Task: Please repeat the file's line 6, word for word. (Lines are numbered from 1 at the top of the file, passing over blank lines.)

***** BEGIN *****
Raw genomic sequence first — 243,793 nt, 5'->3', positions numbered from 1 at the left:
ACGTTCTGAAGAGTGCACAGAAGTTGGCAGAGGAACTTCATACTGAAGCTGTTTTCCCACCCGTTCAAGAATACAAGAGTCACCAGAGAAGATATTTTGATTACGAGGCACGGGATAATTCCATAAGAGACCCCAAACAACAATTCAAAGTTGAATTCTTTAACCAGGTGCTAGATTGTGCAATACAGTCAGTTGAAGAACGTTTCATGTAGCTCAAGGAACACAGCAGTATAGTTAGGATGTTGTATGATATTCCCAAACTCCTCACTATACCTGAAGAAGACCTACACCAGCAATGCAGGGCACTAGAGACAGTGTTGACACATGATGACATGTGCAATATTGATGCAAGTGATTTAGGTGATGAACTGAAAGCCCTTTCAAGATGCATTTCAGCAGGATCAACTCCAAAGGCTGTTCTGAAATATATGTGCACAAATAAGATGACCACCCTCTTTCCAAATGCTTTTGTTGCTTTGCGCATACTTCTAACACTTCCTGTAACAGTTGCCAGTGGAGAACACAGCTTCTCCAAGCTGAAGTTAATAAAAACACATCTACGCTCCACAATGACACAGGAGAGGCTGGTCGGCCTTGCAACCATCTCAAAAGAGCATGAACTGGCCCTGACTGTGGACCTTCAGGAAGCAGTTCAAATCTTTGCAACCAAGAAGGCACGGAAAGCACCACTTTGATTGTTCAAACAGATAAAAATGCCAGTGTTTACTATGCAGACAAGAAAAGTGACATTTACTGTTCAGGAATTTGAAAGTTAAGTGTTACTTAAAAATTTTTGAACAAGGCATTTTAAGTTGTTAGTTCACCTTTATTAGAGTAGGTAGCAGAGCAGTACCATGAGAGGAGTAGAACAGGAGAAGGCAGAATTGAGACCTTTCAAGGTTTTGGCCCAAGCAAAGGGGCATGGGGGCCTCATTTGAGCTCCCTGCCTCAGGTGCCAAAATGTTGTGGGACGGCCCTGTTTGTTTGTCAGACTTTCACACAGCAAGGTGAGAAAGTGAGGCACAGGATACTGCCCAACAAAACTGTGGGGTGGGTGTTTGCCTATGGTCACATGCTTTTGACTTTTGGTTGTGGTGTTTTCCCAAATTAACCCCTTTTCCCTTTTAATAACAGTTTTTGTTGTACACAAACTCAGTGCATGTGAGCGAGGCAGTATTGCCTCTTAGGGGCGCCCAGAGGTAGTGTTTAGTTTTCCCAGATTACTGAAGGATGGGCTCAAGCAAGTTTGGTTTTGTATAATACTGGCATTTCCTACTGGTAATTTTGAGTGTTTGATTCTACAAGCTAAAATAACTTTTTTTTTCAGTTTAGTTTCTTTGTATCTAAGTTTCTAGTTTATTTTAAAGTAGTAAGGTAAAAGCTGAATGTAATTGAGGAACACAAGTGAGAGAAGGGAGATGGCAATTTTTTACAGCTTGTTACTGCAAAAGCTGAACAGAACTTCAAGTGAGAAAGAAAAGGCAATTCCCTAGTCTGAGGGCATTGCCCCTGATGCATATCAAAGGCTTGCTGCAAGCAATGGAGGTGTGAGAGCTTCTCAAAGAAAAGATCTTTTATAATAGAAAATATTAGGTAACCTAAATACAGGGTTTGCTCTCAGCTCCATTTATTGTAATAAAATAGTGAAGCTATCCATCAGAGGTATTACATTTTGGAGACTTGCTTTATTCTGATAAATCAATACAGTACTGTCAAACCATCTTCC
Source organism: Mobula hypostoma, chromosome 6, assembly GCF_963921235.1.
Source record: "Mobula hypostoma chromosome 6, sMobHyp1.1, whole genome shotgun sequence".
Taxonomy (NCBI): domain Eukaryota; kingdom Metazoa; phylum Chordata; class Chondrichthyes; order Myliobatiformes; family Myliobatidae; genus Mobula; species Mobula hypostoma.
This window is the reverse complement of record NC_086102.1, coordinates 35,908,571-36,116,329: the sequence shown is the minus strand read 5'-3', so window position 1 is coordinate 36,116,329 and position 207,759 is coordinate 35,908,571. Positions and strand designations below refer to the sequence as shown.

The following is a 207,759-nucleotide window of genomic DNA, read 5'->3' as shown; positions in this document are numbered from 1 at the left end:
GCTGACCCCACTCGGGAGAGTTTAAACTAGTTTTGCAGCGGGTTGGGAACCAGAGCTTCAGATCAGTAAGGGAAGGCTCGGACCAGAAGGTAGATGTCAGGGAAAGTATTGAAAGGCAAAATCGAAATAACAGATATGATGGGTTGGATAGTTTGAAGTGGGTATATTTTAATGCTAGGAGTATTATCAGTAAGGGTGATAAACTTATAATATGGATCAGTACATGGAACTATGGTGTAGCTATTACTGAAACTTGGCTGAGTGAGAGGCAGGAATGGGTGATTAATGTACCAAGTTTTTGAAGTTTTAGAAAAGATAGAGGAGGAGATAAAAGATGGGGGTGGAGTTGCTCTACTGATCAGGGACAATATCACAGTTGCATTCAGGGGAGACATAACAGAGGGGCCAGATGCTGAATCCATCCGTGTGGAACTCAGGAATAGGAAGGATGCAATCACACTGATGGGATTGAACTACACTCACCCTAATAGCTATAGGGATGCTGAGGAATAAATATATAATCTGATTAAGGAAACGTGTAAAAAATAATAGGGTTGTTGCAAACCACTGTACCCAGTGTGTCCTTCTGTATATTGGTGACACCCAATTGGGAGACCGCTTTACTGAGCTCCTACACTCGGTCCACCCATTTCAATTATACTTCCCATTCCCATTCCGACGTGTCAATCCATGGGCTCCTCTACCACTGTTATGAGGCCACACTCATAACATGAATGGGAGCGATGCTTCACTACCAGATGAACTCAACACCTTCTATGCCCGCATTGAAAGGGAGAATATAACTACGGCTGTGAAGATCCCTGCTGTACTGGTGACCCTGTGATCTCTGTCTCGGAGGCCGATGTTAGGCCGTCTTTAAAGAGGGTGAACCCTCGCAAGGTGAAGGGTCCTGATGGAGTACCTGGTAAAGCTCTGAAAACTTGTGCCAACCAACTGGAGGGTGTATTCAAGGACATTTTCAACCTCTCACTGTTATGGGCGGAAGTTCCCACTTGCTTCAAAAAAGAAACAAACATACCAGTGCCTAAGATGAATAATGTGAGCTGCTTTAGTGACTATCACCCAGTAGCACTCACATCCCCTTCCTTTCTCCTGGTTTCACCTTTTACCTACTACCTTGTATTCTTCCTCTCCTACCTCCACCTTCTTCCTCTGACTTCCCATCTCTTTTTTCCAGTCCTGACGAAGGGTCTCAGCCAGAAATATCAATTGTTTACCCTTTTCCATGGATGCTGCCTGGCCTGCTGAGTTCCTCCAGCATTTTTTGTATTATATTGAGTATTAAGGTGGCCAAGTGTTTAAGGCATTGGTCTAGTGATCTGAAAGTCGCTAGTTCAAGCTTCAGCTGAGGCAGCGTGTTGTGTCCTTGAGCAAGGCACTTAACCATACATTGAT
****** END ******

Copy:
This window is the reverse complement of record NC_086102.1, coordinates 35,908,571-36,116,329: the sequence shown is the minus strand read 5'-3', so window position 1 is coordinate 36,116,329 and position 207,759 is coordinate 35,908,571. Positions and strand designations below refer to the sequence as shown.